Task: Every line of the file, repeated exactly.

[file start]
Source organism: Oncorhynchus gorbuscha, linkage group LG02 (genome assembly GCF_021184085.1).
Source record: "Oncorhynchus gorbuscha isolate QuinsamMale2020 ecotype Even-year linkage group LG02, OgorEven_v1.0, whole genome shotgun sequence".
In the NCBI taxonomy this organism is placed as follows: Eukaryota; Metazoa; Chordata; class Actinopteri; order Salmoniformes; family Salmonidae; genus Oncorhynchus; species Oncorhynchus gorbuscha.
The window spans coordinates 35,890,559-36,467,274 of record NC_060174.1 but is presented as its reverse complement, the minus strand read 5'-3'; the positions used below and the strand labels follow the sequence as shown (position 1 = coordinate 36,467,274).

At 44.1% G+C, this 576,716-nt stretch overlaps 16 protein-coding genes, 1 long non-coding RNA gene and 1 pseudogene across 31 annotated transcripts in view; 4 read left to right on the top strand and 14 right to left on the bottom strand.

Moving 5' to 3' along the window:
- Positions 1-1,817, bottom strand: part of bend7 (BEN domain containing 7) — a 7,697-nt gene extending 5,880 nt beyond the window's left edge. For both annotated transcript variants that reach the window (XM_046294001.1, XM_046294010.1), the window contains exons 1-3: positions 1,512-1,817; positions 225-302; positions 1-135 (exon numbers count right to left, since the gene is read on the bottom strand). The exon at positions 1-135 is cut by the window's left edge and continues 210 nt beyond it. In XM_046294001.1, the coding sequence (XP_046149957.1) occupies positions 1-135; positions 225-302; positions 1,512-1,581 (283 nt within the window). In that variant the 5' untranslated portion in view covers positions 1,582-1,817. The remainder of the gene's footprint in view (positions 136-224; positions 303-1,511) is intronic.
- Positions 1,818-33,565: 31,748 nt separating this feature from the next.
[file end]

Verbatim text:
Source organism: Oncorhynchus gorbuscha, linkage group LG02 (genome assembly GCF_021184085.1).
Source record: "Oncorhynchus gorbuscha isolate QuinsamMale2020 ecotype Even-year linkage group LG02, OgorEven_v1.0, whole genome shotgun sequence".
In the NCBI taxonomy this organism is placed as follows: Eukaryota; Metazoa; Chordata; class Actinopteri; order Salmoniformes; family Salmonidae; genus Oncorhynchus; species Oncorhynchus gorbuscha.
The window spans coordinates 35,890,559-36,467,274 of record NC_060174.1 but is presented as its reverse complement, the minus strand read 5'-3'; the positions used below and the strand labels follow the sequence as shown (position 1 = coordinate 36,467,274).

At 44.1% G+C, this 576,716-nt stretch overlaps 16 protein-coding genes, 1 long non-coding RNA gene and 1 pseudogene across 31 annotated transcripts in view; 4 read left to right on the top strand and 14 right to left on the bottom strand.

Moving 5' to 3' along the window:
- Positions 1-1,817, bottom strand: part of bend7 (BEN domain containing 7) — a 7,697-nt gene extending 5,880 nt beyond the window's left edge. For both annotated transcript variants that reach the window (XM_046294001.1, XM_046294010.1), the window contains exons 1-3: positions 1,512-1,817; positions 225-302; positions 1-135 (exon numbers count right to left, since the gene is read on the bottom strand). The exon at positions 1-135 is cut by the window's left edge and continues 210 nt beyond it. In XM_046294001.1, the coding sequence (XP_046149957.1) occupies positions 1-135; positions 225-302; positions 1,512-1,581 (283 nt within the window). In that variant the 5' untranslated portion in view covers positions 1,582-1,817. The remainder of the gene's footprint in view (positions 136-224; positions 303-1,511) is intronic.
- Positions 1,818-33,565: 31,748 nt separating this feature from the next.